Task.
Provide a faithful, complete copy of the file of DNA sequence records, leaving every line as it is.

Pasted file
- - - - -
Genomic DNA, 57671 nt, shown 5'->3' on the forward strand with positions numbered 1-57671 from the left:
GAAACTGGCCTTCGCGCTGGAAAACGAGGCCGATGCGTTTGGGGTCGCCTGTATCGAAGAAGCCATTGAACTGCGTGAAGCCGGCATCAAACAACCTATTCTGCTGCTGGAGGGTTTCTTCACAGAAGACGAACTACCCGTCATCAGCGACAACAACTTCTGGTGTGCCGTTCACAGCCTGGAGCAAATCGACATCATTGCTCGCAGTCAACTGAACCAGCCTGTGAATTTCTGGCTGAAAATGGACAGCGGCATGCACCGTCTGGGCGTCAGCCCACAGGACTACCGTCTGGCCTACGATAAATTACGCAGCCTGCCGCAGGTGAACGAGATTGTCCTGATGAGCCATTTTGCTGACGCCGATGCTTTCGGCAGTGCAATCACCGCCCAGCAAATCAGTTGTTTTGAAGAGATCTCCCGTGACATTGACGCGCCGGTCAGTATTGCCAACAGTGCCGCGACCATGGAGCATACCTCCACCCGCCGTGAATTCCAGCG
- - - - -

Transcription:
Genomic DNA, 57671 nt, shown 5'->3' on the forward strand with positions numbered 1-57671 from the left:
GAAACTGGCCTTCGCGCTGGAAAACGAGGCCGATGCGTTTGGGGTCGCCTGTATCGAAGAAGCCATTGAACTGCGTGAAGCCGGCATCAAACAACCTATTCTGCTGCTGGAGGGTTTCTTCACAGAAGACGAACTACCCGTCATCAGCGACAACAACTTCTGGTGTGCCGTTCACAGCCTGGAGCAAATCGACATCATTGCTCGCAGTCAACTGAACCAGCCTGTGAATTTCTGGCTGAAAATGGACAGCGGCATGCACCGTCTGGGCGTCAGCCCACAGGACTACCGTCTGGCCTACGATAAATTACGCAGCCTGCCGCAGGTGAACGAGATTGTCCTGATGAGCCATTTTGCTGACGCCGATGCTTTCGGCAGTGCAATCACCGCCCAGCAAATCAGTTGTTTTGAAGAGATCTCCCGTGACATTGACGCGCCGGTCAGTATTGCCAACAGTGCCGCGACCATGGAGCATACCTCCACCCGCCGTGAATTCCAGCG